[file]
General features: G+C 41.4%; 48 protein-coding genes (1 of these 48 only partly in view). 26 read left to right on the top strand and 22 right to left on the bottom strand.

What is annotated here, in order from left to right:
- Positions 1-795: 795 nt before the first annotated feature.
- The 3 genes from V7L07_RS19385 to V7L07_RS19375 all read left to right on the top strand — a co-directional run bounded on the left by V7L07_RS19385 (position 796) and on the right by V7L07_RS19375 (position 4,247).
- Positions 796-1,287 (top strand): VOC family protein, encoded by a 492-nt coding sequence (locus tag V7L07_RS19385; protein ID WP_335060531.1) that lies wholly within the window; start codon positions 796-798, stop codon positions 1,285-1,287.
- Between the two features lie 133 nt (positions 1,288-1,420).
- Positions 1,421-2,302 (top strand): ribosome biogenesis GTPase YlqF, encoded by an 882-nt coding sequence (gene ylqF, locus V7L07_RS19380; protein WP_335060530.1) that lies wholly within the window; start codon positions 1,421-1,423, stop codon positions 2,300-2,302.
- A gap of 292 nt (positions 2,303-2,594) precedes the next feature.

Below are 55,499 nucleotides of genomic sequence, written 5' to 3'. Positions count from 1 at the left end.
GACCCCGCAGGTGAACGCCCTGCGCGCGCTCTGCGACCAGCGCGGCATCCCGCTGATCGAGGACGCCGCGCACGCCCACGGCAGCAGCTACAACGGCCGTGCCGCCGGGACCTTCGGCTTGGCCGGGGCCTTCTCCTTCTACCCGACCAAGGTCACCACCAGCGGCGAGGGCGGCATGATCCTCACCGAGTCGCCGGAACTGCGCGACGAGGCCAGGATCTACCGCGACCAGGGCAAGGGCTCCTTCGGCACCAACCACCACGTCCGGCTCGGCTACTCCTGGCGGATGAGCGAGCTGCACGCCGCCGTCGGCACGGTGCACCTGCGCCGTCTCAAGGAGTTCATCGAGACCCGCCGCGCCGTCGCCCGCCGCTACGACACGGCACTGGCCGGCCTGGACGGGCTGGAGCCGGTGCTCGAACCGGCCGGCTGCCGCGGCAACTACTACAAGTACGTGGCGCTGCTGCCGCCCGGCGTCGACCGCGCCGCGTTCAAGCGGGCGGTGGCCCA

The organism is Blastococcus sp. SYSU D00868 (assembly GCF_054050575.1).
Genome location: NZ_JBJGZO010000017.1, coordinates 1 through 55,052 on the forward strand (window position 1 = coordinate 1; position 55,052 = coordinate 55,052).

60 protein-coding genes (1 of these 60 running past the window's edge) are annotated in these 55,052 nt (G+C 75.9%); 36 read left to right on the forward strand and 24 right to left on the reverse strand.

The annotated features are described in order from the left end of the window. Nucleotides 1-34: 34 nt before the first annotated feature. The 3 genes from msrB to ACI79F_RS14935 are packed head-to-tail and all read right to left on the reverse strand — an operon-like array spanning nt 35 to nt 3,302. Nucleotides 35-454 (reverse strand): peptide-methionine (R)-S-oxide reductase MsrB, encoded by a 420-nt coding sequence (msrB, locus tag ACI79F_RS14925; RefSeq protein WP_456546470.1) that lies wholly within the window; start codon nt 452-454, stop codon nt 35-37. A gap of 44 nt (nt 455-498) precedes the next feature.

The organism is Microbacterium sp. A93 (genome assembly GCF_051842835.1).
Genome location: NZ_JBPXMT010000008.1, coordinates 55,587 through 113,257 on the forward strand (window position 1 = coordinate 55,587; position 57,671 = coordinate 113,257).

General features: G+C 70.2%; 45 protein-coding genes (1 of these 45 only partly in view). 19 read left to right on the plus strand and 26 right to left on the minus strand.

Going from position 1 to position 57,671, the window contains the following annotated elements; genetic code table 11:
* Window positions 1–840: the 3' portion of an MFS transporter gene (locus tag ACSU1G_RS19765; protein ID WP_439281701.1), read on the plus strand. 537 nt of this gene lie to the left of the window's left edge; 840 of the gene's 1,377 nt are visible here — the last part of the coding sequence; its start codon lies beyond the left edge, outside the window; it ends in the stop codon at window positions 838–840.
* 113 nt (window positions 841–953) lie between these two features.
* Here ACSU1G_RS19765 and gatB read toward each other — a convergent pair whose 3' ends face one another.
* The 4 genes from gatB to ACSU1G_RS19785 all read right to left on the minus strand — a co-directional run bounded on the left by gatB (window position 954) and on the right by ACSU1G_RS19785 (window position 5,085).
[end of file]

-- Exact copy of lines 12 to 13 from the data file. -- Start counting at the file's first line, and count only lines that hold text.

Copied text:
Genome location: NZ_JBJGZO010000017.1, coordinates 1 through 55,052 on the forward strand (window position 1 = coordinate 1; position 55,052 = coordinate 55,052).

60 protein-coding genes (1 of these 60 running past the window's edge) are annotated in these 55,052 nt (G+C 75.9%); 36 read left to right on the forward strand and 24 right to left on the reverse strand.